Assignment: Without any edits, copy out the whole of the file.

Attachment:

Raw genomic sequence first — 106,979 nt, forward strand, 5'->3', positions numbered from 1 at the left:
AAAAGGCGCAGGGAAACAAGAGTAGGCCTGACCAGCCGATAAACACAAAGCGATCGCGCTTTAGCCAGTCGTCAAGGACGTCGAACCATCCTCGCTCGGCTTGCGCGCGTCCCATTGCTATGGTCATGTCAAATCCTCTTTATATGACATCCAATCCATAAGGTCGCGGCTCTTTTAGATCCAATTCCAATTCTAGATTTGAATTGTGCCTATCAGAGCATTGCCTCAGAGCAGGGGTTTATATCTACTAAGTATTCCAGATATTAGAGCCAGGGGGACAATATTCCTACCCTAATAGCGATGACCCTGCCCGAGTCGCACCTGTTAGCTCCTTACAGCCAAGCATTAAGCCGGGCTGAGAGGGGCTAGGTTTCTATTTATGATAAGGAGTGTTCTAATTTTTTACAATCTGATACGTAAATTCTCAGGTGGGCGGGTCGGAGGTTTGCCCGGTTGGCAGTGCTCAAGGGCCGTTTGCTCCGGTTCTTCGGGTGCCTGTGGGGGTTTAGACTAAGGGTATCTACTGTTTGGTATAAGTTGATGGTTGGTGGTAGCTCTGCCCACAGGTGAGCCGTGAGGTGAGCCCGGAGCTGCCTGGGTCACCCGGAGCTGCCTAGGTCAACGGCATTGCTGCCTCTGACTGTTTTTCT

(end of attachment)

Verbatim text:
Raw genomic sequence first — 106,979 nt, forward strand, 5'->3', positions numbered from 1 at the left:
AAAAGGCGCAGGGAAACAAGAGTAGGCCTGACCAGCCGATAAACACAAAGCGATCGCGCTTTAGCCAGTCGTCAAGGACGTCGAACCATCCTCGCTCGGCTTGCGCGCGTCCCATTGCTATGGTCATGTCAAATCCTCTTTATATGACATCCAATCCATAAGGTCGCGGCTCTTTTAGATCCAATTCCAATTCTAGATTTGAATTGTGCCTATCAGAGCATTGCCTCAGAGCAGGGGTTTATATCTACTAAGTATTCCAGATATTAGAGCCAGGGGGACAATATTCCTACCCTAATAGCGATGACCCTGCCCGAGTCGCACCTGTTAGCTCCTTACAGCCAAGCATTAAGCCGGGCTGAGAGGGGCTAGGTTTCTATTTATGATAAGGAGTGTTCTAATTTTTTACAATCTGATACGTAAATTCTCAGGTGGGCGGGTCGGAGGTTTGCCCGGTTGGCAGTGCTCAAGGGCCGTTTGCTCCGGTTCTTCGGGTGCCTGTGGGGGTTTAGACTAAGGGTATCTACTGTTTGGTATAAGTTGATGGTTGGTGGTAGCTCTGCCCACAGGTGAGCCGTGAGGTGAGCCCGGAGCTGCCTGGGTCACCCGGAGCTGCCTAGGTCAACGGCATTGCTGCCTCTGACTGTTTTTCT